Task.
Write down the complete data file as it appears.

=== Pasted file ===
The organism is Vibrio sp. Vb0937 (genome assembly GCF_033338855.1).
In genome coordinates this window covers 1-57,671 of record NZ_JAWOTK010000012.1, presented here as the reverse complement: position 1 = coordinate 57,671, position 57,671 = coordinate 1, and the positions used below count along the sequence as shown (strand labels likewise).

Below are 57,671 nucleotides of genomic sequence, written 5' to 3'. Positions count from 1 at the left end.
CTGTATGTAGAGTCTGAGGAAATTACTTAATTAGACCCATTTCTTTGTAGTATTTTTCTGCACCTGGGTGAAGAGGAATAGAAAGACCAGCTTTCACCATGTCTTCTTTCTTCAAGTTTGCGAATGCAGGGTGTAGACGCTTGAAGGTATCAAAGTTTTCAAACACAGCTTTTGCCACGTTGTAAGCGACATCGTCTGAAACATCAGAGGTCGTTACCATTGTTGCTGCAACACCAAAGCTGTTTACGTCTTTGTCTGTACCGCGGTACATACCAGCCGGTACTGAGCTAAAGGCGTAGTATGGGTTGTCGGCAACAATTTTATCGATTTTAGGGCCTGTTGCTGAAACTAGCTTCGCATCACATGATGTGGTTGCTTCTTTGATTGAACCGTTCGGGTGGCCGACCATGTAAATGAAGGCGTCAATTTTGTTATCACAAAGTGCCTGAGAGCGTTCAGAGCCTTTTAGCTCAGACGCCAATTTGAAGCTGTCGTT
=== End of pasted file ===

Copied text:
The organism is Vibrio sp. Vb0937 (genome assembly GCF_033338855.1).
In genome coordinates this window covers 1-57,671 of record NZ_JAWOTK010000012.1, presented here as the reverse complement: position 1 = coordinate 57,671, position 57,671 = coordinate 1, and the positions used below count along the sequence as shown (strand labels likewise).

Below are 57,671 nucleotides of genomic sequence, written 5' to 3'. Positions count from 1 at the left end.
CTGTATGTAGAGTCTGAGGAAATTACTTAATTAGACCCATTTCTTTGTAGTATTTTTCTGCACCTGGGTGAAGAGGAATAGAAAGACCAGCTTTCACCATGTCTTCTTTCTTCAAGTTTGCGAATGCAGGGTGTAGACGCTTGAAGGTATCAAAGTTTTCAAACACAGCTTTTGCCACGTTGTAAGCGACATCGTCTGAAACATCAGAGGTCGTTACCATTGTTGCTGCAACACCAAAGCTGTTTACGTCTTTGTCTGTACCGCGGTACATACCAGCCGGTACTGAGCTAAAGGCGTAGTATGGGTTGTCGGCAACAATTTTATCGATTTTAGGGCCTGTTGCTGAAACTAGCTTCGCATCACATGATGTGGTTGCTTCTTTGATTGAACCGTTCGGGTGGCCGACCATGTAAATGAAGGCGTCAATTTTGTTATCACAAAGTGCCTGAGAGCGTTCAGAGCCTTTTAGCTCAGACGCCAATTTGAAGCTGTCGTT